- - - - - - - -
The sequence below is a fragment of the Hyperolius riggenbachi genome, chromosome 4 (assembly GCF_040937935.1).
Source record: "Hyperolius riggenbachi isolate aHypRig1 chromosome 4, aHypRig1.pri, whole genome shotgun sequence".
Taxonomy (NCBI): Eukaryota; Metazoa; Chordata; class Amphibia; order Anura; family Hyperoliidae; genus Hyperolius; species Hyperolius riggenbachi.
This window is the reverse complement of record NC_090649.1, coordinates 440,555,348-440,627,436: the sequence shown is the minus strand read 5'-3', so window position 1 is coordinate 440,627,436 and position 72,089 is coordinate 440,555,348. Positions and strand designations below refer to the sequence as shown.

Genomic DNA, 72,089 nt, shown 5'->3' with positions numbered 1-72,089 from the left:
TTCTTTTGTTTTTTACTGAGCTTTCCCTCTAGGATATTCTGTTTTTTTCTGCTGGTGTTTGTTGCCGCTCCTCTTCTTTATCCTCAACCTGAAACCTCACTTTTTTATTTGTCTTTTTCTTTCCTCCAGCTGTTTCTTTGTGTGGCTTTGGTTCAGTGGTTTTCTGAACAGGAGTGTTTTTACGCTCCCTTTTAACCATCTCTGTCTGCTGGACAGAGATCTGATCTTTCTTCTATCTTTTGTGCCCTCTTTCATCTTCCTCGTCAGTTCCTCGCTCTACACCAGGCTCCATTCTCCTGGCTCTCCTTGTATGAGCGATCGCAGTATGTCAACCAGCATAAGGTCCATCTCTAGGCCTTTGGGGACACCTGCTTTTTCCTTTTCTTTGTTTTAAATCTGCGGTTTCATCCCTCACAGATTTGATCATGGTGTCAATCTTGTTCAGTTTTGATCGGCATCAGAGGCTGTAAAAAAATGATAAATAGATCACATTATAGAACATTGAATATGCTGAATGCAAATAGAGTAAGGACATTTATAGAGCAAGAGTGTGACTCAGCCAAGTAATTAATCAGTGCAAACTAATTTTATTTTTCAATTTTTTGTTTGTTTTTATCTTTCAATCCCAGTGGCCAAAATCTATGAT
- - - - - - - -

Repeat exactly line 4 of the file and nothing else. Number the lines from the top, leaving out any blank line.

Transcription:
This window is the reverse complement of record NC_090649.1, coordinates 440,555,348-440,627,436: the sequence shown is the minus strand read 5'-3', so window position 1 is coordinate 440,627,436 and position 72,089 is coordinate 440,555,348. Positions and strand designations below refer to the sequence as shown.